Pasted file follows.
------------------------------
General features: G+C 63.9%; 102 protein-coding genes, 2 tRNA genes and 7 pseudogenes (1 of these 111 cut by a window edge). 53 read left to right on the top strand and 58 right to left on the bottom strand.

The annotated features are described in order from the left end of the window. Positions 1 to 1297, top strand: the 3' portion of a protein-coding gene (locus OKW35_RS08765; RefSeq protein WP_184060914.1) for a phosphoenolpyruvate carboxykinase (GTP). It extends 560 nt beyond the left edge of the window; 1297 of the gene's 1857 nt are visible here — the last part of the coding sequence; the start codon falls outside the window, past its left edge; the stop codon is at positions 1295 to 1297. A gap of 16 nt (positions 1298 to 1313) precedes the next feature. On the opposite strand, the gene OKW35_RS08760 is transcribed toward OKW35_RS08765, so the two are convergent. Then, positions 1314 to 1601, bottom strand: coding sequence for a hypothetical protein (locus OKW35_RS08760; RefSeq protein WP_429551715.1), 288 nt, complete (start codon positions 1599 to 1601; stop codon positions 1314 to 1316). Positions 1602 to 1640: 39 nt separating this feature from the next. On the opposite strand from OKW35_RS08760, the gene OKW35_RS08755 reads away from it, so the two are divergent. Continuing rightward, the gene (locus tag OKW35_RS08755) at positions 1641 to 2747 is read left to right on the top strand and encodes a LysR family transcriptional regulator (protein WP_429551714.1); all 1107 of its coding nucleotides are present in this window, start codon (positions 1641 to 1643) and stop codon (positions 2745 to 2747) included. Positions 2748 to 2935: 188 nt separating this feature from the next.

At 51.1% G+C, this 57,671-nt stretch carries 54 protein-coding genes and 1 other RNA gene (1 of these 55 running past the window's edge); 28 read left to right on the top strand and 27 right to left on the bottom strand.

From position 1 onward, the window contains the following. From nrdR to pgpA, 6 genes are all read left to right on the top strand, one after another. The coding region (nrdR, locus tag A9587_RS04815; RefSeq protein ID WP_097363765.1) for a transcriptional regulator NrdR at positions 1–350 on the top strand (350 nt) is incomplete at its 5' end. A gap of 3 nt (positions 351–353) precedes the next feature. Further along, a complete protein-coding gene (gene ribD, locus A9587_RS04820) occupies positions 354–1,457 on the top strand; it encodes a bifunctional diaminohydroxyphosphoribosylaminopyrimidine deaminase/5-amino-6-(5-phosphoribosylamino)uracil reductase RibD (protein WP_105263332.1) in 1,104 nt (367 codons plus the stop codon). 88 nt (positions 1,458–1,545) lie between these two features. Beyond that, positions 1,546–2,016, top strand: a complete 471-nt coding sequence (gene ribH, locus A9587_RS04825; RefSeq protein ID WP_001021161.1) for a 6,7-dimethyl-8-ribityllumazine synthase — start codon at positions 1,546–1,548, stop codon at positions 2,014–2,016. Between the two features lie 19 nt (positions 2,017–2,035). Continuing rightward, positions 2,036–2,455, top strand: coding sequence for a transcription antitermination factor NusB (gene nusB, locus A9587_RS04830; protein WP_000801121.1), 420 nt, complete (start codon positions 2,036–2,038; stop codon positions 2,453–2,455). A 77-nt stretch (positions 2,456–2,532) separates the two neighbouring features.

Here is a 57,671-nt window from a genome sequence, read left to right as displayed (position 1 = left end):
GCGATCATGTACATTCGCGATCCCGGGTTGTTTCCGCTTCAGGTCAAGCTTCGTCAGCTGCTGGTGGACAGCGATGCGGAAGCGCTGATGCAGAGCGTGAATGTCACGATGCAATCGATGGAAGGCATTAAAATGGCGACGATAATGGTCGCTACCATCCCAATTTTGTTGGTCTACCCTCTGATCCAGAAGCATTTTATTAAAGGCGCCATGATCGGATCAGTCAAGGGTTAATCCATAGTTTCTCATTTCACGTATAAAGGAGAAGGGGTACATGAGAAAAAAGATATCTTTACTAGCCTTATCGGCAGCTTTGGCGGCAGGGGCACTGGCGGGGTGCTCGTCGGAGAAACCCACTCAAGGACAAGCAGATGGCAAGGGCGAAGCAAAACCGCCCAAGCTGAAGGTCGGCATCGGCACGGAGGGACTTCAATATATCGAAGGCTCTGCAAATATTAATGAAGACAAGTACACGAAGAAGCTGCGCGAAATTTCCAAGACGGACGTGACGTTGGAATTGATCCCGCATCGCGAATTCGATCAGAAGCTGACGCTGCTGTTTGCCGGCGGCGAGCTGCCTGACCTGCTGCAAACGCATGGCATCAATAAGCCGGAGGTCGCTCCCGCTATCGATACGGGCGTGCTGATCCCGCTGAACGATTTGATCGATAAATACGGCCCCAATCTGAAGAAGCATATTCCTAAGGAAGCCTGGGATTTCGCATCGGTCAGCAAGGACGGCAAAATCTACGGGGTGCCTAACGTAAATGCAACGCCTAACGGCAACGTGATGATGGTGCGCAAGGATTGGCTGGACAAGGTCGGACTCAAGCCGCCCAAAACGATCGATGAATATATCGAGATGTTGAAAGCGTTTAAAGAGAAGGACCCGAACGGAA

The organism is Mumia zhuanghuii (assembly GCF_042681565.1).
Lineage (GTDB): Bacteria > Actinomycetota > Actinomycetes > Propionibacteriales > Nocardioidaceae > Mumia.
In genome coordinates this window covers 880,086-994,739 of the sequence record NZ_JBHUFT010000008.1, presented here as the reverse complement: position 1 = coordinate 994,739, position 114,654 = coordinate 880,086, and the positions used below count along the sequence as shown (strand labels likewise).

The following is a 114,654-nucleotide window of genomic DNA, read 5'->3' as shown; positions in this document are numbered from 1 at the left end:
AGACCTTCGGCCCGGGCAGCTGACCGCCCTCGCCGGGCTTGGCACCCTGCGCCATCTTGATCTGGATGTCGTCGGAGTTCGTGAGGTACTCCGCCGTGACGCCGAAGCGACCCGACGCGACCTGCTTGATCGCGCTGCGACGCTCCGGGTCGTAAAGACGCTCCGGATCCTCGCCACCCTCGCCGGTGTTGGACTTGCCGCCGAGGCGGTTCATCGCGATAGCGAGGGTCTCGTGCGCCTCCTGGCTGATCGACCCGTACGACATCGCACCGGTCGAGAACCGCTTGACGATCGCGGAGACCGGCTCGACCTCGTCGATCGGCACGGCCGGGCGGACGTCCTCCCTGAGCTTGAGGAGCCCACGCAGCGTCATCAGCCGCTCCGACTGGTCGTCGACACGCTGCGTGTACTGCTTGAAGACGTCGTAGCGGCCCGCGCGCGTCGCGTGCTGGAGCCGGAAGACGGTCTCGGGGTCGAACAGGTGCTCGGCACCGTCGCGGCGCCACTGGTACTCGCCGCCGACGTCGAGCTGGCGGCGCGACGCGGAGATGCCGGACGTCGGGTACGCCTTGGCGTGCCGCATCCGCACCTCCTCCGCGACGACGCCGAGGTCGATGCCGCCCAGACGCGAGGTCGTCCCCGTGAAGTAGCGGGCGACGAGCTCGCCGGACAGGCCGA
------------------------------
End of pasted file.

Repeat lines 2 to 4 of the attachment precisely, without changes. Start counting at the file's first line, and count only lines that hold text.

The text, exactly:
The annotated features are described in order from the left end of the window. Positions 1 to 1297, top strand: the 3' portion of a protein-coding gene (locus OKW35_RS08765; RefSeq protein WP_184060914.1) for a phosphoenolpyruvate carboxykinase (GTP). It extends 560 nt beyond the left edge of the window; 1297 of the gene's 1857 nt are visible here — the last part of the coding sequence; the start codon falls outside the window, past its left edge; the stop codon is at positions 1295 to 1297. A gap of 16 nt (positions 1298 to 1313) precedes the next feature. On the opposite strand, the gene OKW35_RS08760 is transcribed toward OKW35_RS08765, so the two are convergent. Then, positions 1314 to 1601, bottom strand: coding sequence for a hypothetical protein (locus OKW35_RS08760; RefSeq protein WP_429551715.1), 288 nt, complete (start codon positions 1599 to 1601; stop codon positions 1314 to 1316). Positions 1602 to 1640: 39 nt separating this feature from the next. On the opposite strand from OKW35_RS08760, the gene OKW35_RS08755 reads away from it, so the two are divergent. Continuing rightward, the gene (locus tag OKW35_RS08755) at positions 1641 to 2747 is read left to right on the top strand and encodes a LysR family transcriptional regulator (protein WP_429551714.1); all 1107 of its coding nucleotides are present in this window, start codon (positions 1641 to 1643) and stop codon (positions 2745 to 2747) included. Positions 2748 to 2935: 188 nt separating this feature from the next.

At 51.1% G+C, this 57,671-nt stretch carries 54 protein-coding genes and 1 other RNA gene (1 of these 55 running past the window's edge); 28 read left to right on the top strand and 27 right to left on the bottom strand.

From position 1 onward, the window contains the following. From nrdR to pgpA, 6 genes are all read left to right on the top strand, one after another. The coding region (nrdR, locus tag A9587_RS04815; RefSeq protein ID WP_097363765.1) for a transcriptional regulator NrdR at positions 1–350 on the top strand (350 nt) is incomplete at its 5' end. A gap of 3 nt (positions 351–353) precedes the next feature. Further along, a complete protein-coding gene (gene ribD, locus A9587_RS04820) occupies positions 354–1,457 on the top strand; it encodes a bifunctional diaminohydroxyphosphoribosylaminopyrimidine deaminase/5-amino-6-(5-phosphoribosylamino)uracil reductase RibD (protein WP_105263332.1) in 1,104 nt (367 codons plus the stop codon). 88 nt (positions 1,458–1,545) lie between these two features. Beyond that, positions 1,546–2,016, top strand: a complete 471-nt coding sequence (gene ribH, locus A9587_RS04825; RefSeq protein ID WP_001021161.1) for a 6,7-dimethyl-8-ribityllumazine synthase — start codon at positions 1,546–1,548, stop codon at positions 2,014–2,016. Between the two features lie 19 nt (positions 2,017–2,035). Continuing rightward, positions 2,036–2,455, top strand: coding sequence for a transcription antitermination factor NusB (gene nusB, locus A9587_RS04830; protein WP_000801121.1), 420 nt, complete (start codon positions 2,036–2,038; stop codon positions 2,453–2,455). A 77-nt stretch (positions 2,456–2,532) separates the two neighbouring features.